Home > Events > 2018 Seminars & Colloquia > Shuheng Zhou, University of California, Riverside

Shuheng Zhou, University of California, Riverside

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Tensor models for large, complex and high dimensional data
When
23 August 2018 from 4:00 PM to 5:00 PM
Where
201 Thomas Building
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Building models and methods for large spatio-temporal data is important for many scientific and application areas that affect our lives. In this talk,  I will discuss several interrelated yet distinct models and methods on a graph and mean recovery problems with applications in neuroscience, spatio-temporal modeling, and genomics.

In the first result, I discuss the Gemini methods for estimating the graphical structures and underlying parameters, namely, the row and column covariance and inverse covariance matrices from the matrix variate data. Under sparsity conditions, we show that one is able to recover the graphs and covariance matrices with a single random matrix from the matrix variate normal distribution. Our method extends, with suitable adaptation, to the general setting where replicates are available. We establish consistency and obtain the rates of convergence in the operator and the Frobenius norm. We show that having replicates will allow one to estimate more complicated graphical structures and achieve faster rates of convergence. We provide simulation evidence showing that we can recover graphical structures as well as estimating the precision matrices, as predicted by theory.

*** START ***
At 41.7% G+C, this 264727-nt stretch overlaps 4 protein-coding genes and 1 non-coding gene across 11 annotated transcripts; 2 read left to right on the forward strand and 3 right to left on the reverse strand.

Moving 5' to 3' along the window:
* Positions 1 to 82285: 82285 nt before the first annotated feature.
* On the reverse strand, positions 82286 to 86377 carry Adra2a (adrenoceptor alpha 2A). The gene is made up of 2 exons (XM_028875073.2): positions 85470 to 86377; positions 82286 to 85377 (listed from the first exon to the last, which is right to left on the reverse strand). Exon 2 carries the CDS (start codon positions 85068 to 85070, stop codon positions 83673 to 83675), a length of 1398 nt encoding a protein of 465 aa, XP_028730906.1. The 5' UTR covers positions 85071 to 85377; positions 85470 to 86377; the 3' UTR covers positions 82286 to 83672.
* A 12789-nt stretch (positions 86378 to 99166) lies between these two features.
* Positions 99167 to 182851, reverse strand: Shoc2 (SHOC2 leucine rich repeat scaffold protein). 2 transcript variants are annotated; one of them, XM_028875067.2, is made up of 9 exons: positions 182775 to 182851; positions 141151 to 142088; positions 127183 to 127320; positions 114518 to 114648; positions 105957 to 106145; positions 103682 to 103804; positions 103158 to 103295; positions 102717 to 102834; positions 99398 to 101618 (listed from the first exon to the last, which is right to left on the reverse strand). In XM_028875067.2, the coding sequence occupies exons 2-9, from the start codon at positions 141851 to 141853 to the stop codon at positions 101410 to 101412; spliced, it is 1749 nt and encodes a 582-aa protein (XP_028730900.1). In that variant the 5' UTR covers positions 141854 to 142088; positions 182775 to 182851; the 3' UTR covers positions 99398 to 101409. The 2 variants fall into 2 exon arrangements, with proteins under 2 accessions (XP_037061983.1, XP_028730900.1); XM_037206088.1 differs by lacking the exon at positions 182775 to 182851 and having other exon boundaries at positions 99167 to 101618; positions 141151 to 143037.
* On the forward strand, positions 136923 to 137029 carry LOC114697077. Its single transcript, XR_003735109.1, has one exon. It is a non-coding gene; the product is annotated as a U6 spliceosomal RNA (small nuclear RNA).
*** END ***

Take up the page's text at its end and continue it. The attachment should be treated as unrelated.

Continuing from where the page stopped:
It has been proposed that complex populations, such as those that arise in genomics studies, may exhibit dependencies among observations as well as among variables. This gives rise to the challenging problem of analyzing high-dimensional data with unknown mean and dependence structures. In the second part of the talk, I  present a practical method utilizing generalized least squares and penalized (inverse) covariance estimation to address this challenge. We establish consistency and obtain rates of convergence for estimating the mean parameters and covariance matrices iteratively. We use simulation studies and analysis of genomic data from a twin study of ulcerative colitis to illustrate the statistical convergence and the performance of our methods in practical settings.

In the final part of the talk (time permitting), I will discuss a parsimonious model for precision matrices of matrix-normal data based on the Cartesian product of graphs. By enforcing extreme sparsity (the number of parameters) and explicit structures on the precision matrix, this model has excellent potential for improving the scalability of the computation and interpretability of complex data analysis. We establish consistency for both the Bi-graphical Lasso (BiGLasso) and Tensor Graphical Lasso (TeraLasso) estimators and obtain the rates of convergence for estimating the precision matrix.

This talk is based on joint work with Michael Hornstein, Roger Fan, Kerby Shedden, Kristjan Greenewald and Al Hero.

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